Among historians, I am most well known for my work on the history of the decision to use the atomic bomb on Hiroshima and Nagasaki.
This work began with my 1965 book, Atomic diplomacy: Hiroshima and Potsdam : the use of the atomic bomb and the American confrontation with Soviet power, in which I argued that the then available evidence available pointed to three major conclusions: first, that the first use of these terrible weapons was unnecessary; second, that this was understood by decision makers at the time; and third that there was very substantial though not absolutely definitive evidence that by the late summer of 1945 the decision was primarily influenced by diplomatic considerations related to the Soviet Union.
I revisited this thesis in light of a vastly expanded corpus of evidence in my 1995 book, The Decision to Use the Atomic Bomb and the Architecture of an American Myth. The primary focus of the first book was the complicated way in which the atomic bomb altered and hardened the course of U.S. diplomatic strategy towards the Soviet Union in 1945. The 1995 book focused directly and explicitly on the decision itself. The new book also reviewed the many ways in which myths concerning its use were actively promoted by official and unofficial efforts in the early Cold War years.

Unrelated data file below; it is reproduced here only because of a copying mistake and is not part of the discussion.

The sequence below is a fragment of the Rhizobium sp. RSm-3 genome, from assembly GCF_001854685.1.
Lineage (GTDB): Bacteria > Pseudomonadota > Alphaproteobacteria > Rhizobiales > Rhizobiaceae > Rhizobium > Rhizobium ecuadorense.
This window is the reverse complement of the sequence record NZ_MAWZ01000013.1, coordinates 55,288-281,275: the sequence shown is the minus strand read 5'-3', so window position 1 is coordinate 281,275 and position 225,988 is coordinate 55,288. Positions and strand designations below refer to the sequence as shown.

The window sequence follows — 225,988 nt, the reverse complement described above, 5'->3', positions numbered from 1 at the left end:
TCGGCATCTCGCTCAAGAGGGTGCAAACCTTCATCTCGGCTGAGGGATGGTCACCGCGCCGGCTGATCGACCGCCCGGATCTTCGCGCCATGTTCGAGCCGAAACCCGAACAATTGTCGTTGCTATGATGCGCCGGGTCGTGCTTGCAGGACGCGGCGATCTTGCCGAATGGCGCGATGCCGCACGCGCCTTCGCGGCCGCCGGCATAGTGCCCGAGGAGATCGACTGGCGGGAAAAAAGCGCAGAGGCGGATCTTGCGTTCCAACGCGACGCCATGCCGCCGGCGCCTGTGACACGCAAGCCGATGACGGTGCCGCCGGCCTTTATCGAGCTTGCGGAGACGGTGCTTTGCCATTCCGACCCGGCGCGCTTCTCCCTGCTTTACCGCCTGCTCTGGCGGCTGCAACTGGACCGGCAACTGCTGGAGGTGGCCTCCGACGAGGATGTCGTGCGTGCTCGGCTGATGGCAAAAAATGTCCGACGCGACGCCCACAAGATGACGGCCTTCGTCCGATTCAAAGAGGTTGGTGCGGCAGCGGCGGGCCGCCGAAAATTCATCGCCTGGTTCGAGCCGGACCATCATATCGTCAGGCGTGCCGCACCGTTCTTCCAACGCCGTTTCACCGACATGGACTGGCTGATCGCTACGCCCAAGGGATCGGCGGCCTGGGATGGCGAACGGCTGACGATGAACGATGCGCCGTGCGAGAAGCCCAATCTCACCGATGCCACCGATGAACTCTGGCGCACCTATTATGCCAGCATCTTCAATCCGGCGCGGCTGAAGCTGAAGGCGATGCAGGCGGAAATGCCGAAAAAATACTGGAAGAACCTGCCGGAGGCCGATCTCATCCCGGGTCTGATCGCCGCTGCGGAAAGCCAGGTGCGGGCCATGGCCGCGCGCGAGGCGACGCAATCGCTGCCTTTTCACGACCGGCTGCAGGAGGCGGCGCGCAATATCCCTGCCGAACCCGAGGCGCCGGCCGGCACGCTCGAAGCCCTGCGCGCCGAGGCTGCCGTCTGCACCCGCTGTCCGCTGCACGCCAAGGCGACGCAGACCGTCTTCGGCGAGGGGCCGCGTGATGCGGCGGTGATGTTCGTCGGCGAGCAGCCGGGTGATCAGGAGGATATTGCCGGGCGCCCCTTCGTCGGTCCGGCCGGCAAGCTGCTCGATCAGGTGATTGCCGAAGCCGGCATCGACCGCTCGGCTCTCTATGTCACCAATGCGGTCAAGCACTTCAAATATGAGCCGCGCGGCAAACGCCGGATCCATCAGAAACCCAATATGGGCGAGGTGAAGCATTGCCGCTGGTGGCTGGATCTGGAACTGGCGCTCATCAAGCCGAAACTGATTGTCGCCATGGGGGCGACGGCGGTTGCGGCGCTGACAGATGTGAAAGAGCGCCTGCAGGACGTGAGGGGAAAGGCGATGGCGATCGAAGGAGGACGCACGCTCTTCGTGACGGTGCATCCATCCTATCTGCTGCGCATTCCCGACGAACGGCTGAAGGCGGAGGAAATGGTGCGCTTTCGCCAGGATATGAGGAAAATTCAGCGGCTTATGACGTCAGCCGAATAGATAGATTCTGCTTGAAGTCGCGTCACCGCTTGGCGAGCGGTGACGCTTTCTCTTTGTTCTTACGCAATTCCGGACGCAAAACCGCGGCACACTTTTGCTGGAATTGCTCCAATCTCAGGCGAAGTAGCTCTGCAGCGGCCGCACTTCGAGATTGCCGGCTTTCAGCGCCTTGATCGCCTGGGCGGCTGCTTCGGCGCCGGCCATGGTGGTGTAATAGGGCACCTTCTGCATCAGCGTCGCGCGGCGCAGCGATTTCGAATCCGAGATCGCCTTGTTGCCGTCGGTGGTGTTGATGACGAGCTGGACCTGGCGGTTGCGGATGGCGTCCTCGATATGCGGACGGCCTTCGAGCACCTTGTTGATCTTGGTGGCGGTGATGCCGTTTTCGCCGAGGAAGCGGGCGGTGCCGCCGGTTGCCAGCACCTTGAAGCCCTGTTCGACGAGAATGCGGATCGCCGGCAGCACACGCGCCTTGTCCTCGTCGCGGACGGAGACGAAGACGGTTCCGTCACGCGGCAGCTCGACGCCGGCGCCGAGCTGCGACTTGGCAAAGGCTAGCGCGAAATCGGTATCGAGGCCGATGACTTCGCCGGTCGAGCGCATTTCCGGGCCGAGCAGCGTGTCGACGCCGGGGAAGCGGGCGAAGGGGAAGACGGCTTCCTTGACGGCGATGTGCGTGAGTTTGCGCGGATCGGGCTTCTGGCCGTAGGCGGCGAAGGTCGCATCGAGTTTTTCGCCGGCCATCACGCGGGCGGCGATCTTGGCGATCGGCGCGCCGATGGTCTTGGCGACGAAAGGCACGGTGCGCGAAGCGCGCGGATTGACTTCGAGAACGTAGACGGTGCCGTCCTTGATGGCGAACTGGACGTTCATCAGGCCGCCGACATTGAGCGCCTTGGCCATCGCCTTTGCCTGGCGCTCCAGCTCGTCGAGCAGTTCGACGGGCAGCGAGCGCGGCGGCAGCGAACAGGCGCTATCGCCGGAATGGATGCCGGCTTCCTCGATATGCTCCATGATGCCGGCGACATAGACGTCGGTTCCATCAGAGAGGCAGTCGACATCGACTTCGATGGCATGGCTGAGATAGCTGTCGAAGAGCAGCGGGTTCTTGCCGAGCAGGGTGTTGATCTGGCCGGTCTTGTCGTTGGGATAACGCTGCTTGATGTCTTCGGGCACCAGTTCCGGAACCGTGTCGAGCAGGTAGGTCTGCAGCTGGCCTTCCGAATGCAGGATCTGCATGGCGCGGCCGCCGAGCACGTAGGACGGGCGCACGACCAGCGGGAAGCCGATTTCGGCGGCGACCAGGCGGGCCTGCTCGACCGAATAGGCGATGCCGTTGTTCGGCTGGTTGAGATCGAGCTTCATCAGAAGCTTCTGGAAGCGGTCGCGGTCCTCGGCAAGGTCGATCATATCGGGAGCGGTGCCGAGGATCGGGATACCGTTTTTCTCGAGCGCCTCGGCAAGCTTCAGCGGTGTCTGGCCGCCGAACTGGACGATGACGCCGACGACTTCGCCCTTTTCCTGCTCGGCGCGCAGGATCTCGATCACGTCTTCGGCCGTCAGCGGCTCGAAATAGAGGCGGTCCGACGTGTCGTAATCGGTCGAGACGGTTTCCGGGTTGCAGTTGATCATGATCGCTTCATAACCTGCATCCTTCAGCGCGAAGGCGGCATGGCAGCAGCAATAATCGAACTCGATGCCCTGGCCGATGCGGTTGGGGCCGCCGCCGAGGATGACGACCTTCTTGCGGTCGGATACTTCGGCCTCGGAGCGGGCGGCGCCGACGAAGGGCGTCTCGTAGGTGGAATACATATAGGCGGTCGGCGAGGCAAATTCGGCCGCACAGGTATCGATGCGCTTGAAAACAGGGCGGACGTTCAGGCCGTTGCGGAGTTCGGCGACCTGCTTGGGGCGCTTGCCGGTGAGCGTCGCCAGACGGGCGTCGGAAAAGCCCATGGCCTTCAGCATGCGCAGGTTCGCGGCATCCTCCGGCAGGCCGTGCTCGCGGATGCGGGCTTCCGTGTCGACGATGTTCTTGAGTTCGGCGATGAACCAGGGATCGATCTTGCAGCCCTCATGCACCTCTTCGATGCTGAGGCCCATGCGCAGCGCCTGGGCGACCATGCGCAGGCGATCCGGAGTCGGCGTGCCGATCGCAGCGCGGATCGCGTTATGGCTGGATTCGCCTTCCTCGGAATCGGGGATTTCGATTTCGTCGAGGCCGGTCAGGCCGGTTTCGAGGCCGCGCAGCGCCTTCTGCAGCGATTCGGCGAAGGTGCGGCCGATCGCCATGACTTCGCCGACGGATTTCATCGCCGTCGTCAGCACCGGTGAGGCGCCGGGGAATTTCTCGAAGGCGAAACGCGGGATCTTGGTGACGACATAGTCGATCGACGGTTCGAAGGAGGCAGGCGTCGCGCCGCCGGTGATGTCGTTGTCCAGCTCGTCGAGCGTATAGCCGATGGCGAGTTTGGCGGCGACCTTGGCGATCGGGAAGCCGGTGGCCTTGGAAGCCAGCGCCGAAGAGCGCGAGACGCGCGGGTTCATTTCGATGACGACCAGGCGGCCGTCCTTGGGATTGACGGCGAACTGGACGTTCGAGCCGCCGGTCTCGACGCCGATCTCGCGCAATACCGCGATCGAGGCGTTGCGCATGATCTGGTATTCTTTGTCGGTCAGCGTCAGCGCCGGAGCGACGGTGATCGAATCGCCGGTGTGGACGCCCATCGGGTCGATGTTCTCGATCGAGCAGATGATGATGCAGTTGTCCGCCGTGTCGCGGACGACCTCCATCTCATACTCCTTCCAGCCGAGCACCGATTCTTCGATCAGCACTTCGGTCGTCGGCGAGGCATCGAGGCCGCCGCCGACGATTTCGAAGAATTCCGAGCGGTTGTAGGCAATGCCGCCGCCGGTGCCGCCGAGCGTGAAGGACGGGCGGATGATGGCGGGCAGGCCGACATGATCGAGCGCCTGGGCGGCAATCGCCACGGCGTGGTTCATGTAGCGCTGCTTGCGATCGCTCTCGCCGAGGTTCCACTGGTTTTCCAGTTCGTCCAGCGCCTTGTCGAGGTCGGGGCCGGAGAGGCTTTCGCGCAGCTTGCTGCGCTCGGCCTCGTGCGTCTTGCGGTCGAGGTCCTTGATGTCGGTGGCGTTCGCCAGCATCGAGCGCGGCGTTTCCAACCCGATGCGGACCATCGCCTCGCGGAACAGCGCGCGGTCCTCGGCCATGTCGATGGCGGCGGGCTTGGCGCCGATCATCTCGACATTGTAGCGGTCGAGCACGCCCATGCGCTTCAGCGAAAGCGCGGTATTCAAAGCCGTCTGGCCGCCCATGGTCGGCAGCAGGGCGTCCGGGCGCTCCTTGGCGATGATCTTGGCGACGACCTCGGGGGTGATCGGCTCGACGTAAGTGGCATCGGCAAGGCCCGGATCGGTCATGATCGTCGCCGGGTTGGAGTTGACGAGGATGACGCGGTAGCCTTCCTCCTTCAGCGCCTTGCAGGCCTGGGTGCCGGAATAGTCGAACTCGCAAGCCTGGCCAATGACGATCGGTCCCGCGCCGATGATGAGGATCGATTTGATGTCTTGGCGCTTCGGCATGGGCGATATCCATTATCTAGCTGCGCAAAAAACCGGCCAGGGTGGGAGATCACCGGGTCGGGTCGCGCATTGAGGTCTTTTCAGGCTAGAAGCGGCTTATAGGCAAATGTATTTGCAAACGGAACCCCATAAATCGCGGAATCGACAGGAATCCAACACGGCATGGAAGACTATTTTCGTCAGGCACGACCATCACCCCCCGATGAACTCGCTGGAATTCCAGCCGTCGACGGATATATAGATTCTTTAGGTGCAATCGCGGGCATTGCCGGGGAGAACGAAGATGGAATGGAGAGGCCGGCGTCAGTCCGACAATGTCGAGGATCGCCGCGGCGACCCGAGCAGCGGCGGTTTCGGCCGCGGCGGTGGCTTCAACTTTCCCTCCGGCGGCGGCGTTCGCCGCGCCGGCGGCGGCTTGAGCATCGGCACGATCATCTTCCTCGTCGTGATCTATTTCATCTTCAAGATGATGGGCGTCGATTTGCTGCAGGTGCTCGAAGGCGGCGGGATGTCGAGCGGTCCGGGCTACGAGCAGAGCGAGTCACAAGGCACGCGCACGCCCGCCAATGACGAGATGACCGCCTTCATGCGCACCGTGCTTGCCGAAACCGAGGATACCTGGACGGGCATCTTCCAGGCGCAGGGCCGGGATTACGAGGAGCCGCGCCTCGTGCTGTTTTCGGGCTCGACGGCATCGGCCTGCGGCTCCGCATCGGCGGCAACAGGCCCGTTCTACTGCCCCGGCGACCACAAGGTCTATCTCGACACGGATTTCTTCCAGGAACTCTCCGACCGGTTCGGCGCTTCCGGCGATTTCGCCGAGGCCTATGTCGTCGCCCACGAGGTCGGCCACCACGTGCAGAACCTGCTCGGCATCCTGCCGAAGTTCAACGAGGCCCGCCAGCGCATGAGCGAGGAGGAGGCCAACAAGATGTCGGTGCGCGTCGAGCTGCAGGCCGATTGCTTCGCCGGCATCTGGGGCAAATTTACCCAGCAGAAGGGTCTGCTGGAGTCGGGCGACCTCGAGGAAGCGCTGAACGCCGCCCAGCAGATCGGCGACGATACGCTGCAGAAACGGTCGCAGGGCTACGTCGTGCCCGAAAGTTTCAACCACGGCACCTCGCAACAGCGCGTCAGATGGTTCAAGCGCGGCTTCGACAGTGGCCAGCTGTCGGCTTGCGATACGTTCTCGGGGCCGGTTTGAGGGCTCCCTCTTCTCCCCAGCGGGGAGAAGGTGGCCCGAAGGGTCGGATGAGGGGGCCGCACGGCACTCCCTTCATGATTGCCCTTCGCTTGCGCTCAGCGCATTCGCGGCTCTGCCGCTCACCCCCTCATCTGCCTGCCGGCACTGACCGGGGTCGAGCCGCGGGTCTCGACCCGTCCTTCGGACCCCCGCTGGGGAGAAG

A useful account of the debates in the historical profession which erupted in the wake of the publication of The Decision to Use the Atomic Bomb is provided by Doug Long’s archive of the relevant postings from h-net.org.
The books have been published in many languages, including German, Japanese, Korean, Italian, Swedish, Portuguese, and Russian. They have also been the subject of television documentaries in Germany, Japan, the United Kingdom, as well as one of the major themes taken up in an ABC production in the United States.